Lastly, our study is the latest in a series of receptor structures for plant hormones, including auxin20, gibberellin22,23, and abscisic acid24–28. Despite different structural mechanisms, a common theme of hormone-mediated protein interactions emerges as a unique strategy favored by plant systems throughout evolution.
The full Methods provides detailed information about all experimental procedures, including: (1) description of protein preparation, purification, and mutagenesis; (2) description of protein crystallization, data collection, and structure determination; (3) details for conducting in vitro radioligand binding assay; (4) details for conducting yeast-two-hybrid assay; (5) description of inositol phosphate purification scheme; (6) details for conducting in vitro inositol phosphate reconstitution assays; (7) description of structural mass spectrometry analysis of the intact protein complex; (8) description of nuclear magnetic resonance NMR analysis of the inositol phosphate; and (9) description of mass spectrometry analysis of the inositol phosphate.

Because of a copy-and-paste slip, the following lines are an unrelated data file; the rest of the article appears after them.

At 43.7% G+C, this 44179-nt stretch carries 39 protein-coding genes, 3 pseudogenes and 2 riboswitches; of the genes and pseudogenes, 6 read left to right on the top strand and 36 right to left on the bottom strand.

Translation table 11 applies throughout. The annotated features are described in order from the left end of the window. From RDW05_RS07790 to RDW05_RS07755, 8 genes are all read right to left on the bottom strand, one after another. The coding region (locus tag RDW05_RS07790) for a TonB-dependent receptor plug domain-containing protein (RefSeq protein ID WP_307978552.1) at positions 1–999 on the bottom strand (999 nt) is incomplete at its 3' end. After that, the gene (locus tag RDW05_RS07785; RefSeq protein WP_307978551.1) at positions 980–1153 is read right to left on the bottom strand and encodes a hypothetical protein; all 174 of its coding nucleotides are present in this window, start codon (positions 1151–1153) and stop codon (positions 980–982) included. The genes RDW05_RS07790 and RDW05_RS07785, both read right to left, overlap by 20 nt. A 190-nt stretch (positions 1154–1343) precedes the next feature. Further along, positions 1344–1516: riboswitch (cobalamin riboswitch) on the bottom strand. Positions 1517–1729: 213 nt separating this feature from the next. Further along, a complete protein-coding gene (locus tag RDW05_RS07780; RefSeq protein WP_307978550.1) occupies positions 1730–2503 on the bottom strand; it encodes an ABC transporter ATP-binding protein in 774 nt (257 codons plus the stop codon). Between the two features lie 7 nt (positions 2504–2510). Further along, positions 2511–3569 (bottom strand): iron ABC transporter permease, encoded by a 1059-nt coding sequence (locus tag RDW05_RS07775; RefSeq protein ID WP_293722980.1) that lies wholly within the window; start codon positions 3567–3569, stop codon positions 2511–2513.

The full-length Arabidopsis thaliana COI1 and ASK1 were co-expressed as a glutathione S-transferase (GST)-fusion protein and an untagged protein, respectively, in Hi5 suspension insect cells. The COI1-ASK1 complex was isolated from the soluble cell lysate by glutathione affinity chromatography. After on-column tag cleavage by tobacco etch virus protease, the complex was further purified by anion exchange and gel filtration chromatography and concentrated by ultrafiltration to 12–18 mg mL−1. Full-length JAZ substrate proteins were expressed as 6xHIS-fusion proteins in Escherichia coli and purified on Ni-NTA resin with subsequent dialysis into 20 mM Tris-HCl, pH=8.0, 200 mM NaCl, and 10% glycerol. For truncation mutants, a stop codon was introduced in JAZ1 proteins using the Quick-Change II site-directed mutagenesis kit (Stratagene). Synthetic JAZ degron peptides were prepared by United Biochemical Research, Inc. JAZ degron fusion peptides were prepared with N-terminal 6x-HIS tag and C-terminal glutathione S-transferase (GST)-fusion tag and expressed in Escherichia coli. The protein was isolated by glutathione affinity resin for pull-down assay with untagged COI1-ASK1 complex.